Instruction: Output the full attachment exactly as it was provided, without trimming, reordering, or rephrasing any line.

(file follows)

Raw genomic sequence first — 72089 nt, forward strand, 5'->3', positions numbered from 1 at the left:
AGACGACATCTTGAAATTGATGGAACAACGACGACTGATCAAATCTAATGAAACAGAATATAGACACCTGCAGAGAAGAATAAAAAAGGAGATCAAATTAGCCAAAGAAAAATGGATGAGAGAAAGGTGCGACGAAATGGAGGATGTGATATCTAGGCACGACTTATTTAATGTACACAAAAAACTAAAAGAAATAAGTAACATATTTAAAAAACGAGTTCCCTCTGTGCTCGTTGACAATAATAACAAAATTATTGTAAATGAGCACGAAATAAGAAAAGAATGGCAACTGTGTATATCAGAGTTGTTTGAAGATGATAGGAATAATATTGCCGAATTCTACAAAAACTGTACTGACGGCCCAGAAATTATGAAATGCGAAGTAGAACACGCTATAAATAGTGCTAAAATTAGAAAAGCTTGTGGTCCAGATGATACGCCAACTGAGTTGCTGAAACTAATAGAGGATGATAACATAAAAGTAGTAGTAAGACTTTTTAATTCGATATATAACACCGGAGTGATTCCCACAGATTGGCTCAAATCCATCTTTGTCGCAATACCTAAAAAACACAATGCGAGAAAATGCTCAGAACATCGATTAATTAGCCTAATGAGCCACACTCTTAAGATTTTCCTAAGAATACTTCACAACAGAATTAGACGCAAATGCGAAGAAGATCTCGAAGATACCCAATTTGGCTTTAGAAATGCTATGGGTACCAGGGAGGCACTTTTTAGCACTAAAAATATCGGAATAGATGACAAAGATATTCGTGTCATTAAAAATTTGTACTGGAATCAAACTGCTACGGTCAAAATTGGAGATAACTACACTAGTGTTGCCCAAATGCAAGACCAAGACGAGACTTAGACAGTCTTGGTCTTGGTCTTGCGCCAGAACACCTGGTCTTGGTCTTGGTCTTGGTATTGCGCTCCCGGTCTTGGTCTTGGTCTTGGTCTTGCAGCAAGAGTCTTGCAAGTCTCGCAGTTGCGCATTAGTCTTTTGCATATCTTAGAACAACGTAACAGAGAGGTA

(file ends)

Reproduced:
Raw genomic sequence first — 72089 nt, forward strand, 5'->3', positions numbered from 1 at the left:
AGACGACATCTTGAAATTGATGGAACAACGACGACTGATCAAATCTAATGAAACAGAATATAGACACCTGCAGAGAAGAATAAAAAAGGAGATCAAATTAGCCAAAGAAAAATGGATGAGAGAAAGGTGCGACGAAATGGAGGATGTGATATCTAGGCACGACTTATTTAATGTACACAAAAAACTAAAAGAAATAAGTAACATATTTAAAAAACGAGTTCCCTCTGTGCTCGTTGACAATAATAACAAAATTATTGTAAATGAGCACGAAATAAGAAAAGAATGGCAACTGTGTATATCAGAGTTGTTTGAAGATGATAGGAATAATATTGCCGAATTCTACAAAAACTGTACTGACGGCCCAGAAATTATGAAATGCGAAGTAGAACACGCTATAAATAGTGCTAAAATTAGAAAAGCTTGTGGTCCAGATGATACGCCAACTGAGTTGCTGAAACTAATAGAGGATGATAACATAAAAGTAGTAGTAAGACTTTTTAATTCGATATATAACACCGGAGTGATTCCCACAGATTGGCTCAAATCCATCTTTGTCGCAATACCTAAAAAACACAATGCGAGAAAATGCTCAGAACATCGATTAATTAGCCTAATGAGCCACACTCTTAAGATTTTCCTAAGAATACTTCACAACAGAATTAGACGCAAATGCGAAGAAGATCTCGAAGATACCCAATTTGGCTTTAGAAATGCTATGGGTACCAGGGAGGCACTTTTTAGCACTAAAAATATCGGAATAGATGACAAAGATATTCGTGTCATTAAAAATTTGTACTGGAATCAAACTGCTACGGTCAAAATTGGAGATAACTACACTAGTGTTGCCCAAATGCAAGACCAAGACGAGACTTAGACAGTCTTGGTCTTGGTCTTGCGCCAGAACACCTGGTCTTGGTCTTGGTCTTGGTATTGCGCTCCCGGTCTTGGTCTTGGTCTTGGTCTTGCAGCAAGAGTCTTGCAAGTCTCGCAGTTGCGCATTAGTCTTTTGCATATCTTAGAACAACGTAACAGAGAGGTA